Netflix’s top spokesman fired over use of racial term

In this Aug. 2, 2017 file photo, Netflix Executive Communications Director Jonathan Friedland poses for photo during a red carpet event in Mexico City. (AP/Marco Ugarte, File)
Updated 23 June 2018
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Netflix’s top spokesman fired over use of racial term

  • Netflix CEO Reed Hastings says he fired the company’s top spokesman over use of the N-word
  • In a memo to employees, published by Variety and The Hollywood Reporter and confirmed by Netflix, Hastings says Friedland used the word twice

SAN FRANCISCO: Netflix CEO Reed Hastings says he fired the company’s top spokesman over use of the N-word.
The spokesman, Jonathan Friedland, confirmed in tweets that he was leaving the company, saying he was insensitive in speaking with his team about words that offend in comedy.
In a memo to employees, published by Variety and The Hollywood Reporter and confirmed by Netflix, Hastings says Friedland used the word twice — first in a meeting of public relations staff several months ago about sensitive words. Hastings wrote that several people told Friedland how inappropriate and hurtful his use of the word was.
Hastings says Friedland, who is white, later repeated the word with human resources staff trying to address the original incident. Hastings wrote the second incident “confirmed a deep lack of understanding.”


Apple to roll out new Snoopy, Peanuts cartoon series

Updated 15 December 2018
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Apple to roll out new Snoopy, Peanuts cartoon series

  • The agreement between Apple and DHX Media is another example of the Apple brand’s ambition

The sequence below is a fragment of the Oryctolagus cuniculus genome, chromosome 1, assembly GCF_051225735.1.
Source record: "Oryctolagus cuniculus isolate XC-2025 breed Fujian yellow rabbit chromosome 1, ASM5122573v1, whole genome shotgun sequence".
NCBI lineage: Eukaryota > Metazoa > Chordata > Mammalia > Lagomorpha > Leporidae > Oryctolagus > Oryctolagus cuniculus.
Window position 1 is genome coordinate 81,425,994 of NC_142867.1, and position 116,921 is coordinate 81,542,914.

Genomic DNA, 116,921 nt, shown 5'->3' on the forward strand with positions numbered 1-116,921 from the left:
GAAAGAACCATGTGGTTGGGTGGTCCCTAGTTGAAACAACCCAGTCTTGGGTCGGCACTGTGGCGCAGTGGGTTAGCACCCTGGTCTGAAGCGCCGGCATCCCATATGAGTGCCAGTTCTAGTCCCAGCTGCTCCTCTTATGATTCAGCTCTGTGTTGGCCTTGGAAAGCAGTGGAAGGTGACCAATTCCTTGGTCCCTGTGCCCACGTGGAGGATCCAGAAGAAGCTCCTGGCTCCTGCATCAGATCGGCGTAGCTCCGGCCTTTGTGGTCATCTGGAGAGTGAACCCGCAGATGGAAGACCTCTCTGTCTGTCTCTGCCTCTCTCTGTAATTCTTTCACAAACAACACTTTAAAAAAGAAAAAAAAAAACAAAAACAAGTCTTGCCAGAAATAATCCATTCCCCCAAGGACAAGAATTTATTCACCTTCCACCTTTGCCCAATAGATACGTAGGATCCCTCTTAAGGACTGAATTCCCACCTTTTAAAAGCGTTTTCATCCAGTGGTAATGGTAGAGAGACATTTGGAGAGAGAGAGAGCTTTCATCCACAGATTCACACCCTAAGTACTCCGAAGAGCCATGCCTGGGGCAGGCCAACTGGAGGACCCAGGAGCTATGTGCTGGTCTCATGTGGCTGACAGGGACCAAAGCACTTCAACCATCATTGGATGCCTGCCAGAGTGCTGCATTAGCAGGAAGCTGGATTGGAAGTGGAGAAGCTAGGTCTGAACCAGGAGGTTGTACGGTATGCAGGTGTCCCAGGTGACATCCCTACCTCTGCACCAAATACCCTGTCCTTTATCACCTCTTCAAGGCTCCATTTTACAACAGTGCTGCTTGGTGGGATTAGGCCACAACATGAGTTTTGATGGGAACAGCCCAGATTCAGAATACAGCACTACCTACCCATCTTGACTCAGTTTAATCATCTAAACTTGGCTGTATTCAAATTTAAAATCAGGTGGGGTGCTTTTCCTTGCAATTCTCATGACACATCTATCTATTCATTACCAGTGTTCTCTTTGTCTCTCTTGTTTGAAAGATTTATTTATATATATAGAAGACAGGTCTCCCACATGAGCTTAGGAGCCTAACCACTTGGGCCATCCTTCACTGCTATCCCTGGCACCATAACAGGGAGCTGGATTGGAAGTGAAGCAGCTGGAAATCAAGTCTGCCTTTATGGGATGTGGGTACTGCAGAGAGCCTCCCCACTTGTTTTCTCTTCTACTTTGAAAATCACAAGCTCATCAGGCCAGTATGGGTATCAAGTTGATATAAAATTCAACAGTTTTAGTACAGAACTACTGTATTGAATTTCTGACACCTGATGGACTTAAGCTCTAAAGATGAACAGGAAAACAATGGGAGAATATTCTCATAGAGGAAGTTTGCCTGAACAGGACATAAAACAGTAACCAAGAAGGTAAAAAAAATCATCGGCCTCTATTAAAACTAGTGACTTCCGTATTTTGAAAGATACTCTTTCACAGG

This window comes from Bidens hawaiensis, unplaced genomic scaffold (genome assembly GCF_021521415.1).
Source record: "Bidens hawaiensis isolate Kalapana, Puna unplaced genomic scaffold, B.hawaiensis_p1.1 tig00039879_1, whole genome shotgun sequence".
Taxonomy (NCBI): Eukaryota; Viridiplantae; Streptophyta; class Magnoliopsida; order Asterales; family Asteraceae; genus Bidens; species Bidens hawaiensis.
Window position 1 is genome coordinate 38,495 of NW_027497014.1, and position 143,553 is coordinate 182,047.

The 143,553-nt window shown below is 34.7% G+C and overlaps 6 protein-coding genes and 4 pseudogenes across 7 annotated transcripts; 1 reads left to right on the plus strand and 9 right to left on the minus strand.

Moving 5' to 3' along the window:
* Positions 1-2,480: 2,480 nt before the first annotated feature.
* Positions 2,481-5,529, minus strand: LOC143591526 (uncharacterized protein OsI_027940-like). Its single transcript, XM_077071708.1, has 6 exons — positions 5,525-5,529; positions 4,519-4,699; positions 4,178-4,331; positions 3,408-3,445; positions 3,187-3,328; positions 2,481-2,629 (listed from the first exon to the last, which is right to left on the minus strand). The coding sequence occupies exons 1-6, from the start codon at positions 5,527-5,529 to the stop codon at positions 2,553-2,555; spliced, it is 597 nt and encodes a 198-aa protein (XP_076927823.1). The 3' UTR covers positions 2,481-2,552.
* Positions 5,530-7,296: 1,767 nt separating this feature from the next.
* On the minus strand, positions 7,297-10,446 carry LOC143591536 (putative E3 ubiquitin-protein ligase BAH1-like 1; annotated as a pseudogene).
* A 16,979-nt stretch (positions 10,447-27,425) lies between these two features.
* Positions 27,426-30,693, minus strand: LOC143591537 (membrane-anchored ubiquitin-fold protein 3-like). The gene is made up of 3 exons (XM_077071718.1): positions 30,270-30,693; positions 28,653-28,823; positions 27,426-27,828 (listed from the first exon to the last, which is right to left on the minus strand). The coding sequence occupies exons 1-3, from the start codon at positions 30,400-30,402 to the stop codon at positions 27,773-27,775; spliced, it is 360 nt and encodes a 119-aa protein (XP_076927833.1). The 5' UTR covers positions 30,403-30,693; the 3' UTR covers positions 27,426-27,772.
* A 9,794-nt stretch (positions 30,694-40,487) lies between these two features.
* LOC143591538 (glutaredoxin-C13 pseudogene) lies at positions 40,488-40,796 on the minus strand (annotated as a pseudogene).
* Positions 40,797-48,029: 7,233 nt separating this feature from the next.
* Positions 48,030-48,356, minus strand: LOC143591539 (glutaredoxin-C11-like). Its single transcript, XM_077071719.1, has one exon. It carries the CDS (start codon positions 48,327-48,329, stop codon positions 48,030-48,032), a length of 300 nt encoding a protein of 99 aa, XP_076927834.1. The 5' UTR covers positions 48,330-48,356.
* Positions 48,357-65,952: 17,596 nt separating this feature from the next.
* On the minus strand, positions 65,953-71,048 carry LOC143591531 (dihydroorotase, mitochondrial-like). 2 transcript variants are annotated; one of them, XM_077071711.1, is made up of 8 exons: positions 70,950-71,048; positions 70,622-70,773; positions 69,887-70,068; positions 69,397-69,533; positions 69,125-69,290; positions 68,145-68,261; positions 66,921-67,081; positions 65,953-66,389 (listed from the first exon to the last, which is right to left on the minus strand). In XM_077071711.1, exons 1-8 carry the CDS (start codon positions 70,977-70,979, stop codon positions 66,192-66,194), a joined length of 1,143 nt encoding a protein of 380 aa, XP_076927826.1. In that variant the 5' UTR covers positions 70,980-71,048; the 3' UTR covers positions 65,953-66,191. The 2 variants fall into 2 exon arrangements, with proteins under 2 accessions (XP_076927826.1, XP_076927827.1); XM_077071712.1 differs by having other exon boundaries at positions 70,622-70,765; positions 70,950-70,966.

• The commitment is for DHX to produce a new animated series, specials and short programs around the Peanuts gang, a bunch of kids with the dog Snoopy.

NEW YORK: Apple will produce a new animated series starring Snoopy and the Peanuts gang, created by the late American cartoonist Charles Schulz, for its video platform, a source close to the deal said Friday, confirming press reports.
The agreement was reached with Apple, “in a highly competitive environment” and at the expense of other candidates, with the Canadian group DHX Media, which holds 80% of the rights of Snoopy and Peanuts, said the source.
DHX bought this stake, as well as rights to Peanuts gang member Peppermint Patty, for $345 million in 2017.
The commitment is for DHX to produce a new animated series, specials and short programs around the Peanuts gang, a bunch of kids with the dog Snoopy.
The Canadian group will also create educational programs including the Peanuts gang, exclusively for Apple, around space and the conquest of space.
The agreement between Apple and DHX Media is another example of the Apple brand’s ambition, given the launch, announced by several media in 2019, of its own video-on-demand service offering exclusive content.
Until now, the video content available on the iTunes platform was produced by third parties and accessible one by one, not as a subscription.
Schulz wrote and illustrated the Peanuts cartoon strip starting in 1950. The final strip ran in newspapers one day after his death in February 2000, according to the Charles M. Schulz Museum.